For most models, a spread in Vogue is nothing short of a pipe dream.For plus-size models, it’s even more of a rarity. But Marquita Pring,who fluctuates between a size 12 and 14, has already been there, donethat. Now the 21-year-old New Yorker has a couple other things to tickoff her bucket list. “I want to have my own tapas place someday. In anideal world, I would just peace out to an island somewhere and open oneon the beach,” says Pring, who’s been repped by Ford since 2009. “We’dhave hummus, guacamole and fried ice cream.” Since posing for Vmagazine’s plus-size issue last year, her star has been on the rise. Shewalked in Jean Paul Gaultier’s spring show and then landed that VogueItalia cover this past June. Here, the young model chats about thoseexperiences, as well as padding up, shooting with Steven Meisel and hersecret meeting with Marc Jacobs.

I think you’re the firstmodel I’ve interviewed who’s from New York.
It’s surprisinglyrare. I’m not from the city though. I grew up in this teeny upstate towncalled Clinton.

What’s it like up there?

Just yourcookie-cutter suburb. Everybody was sort of the same so it was a littlesuffocating. We had a college, Hamilton College, so it was very preppy.Everyone wore Abercrombie & Fitch, which I couldn’t even fit into.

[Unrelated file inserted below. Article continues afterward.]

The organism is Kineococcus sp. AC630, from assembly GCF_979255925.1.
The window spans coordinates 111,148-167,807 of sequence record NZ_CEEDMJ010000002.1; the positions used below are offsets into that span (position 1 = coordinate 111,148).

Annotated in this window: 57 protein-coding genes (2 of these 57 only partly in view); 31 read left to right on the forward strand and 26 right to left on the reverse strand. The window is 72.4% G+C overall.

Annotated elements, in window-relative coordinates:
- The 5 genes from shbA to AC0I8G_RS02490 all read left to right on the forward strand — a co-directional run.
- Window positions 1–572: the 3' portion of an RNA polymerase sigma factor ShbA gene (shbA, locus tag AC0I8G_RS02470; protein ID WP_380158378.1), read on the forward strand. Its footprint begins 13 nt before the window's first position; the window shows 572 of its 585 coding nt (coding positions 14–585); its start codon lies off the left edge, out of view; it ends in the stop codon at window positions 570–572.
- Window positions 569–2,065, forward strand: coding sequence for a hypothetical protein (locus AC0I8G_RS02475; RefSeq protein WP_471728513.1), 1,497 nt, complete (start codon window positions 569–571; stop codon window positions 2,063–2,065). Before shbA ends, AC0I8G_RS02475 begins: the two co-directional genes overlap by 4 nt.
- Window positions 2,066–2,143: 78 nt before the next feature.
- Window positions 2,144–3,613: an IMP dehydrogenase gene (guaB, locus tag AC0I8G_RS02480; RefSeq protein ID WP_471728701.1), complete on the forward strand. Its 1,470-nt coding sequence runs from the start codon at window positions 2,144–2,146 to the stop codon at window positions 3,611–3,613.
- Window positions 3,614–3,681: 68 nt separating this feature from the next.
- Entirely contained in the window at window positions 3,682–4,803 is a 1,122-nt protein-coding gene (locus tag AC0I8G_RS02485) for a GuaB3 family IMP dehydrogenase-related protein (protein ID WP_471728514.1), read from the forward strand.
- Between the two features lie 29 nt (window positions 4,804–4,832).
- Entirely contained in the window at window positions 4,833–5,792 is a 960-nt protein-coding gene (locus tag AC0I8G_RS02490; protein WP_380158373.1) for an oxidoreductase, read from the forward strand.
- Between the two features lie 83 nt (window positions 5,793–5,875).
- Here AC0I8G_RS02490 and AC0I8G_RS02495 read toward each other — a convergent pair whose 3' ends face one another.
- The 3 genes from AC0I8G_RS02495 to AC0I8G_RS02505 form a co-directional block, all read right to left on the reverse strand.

Howdid you get into modeling?
When I was 15 my mom heard somethingon the radio about this scouting contest. People had said I should be amodel but I always assumed that you had to be superskinny to do it, butI decided to give it a try anyway. So I went to Toronto, where thecontest was and they liked me.
Were there a lot of plus-sizegirls there?
No, I was definitely the only one. I rememberlooking around and noticing that right away. But it wasn’t like I wassurrounded by a bunch of models. I was surrounded by a bunch of peoplethat were trying to become models so I didn’t feel too out of place orlike I didn’t have a chance at all.

The whole discussion ofwhat qualifies as plus-size is a nebulous one. How do you define it?
Ihate the term. I don’t consider myself “plus-size.” I don’t considerany of the girls on my board plus-size whether they’re smaller or biggerthan me. But it’s true that there’s really no true definition. Thesecond I say to someone, “I’m a plus-size model,” they just look at youlike, OK, if you’re plus-size then I must be oversize. So I would loveto just do away with the term and say “curvy” instead.


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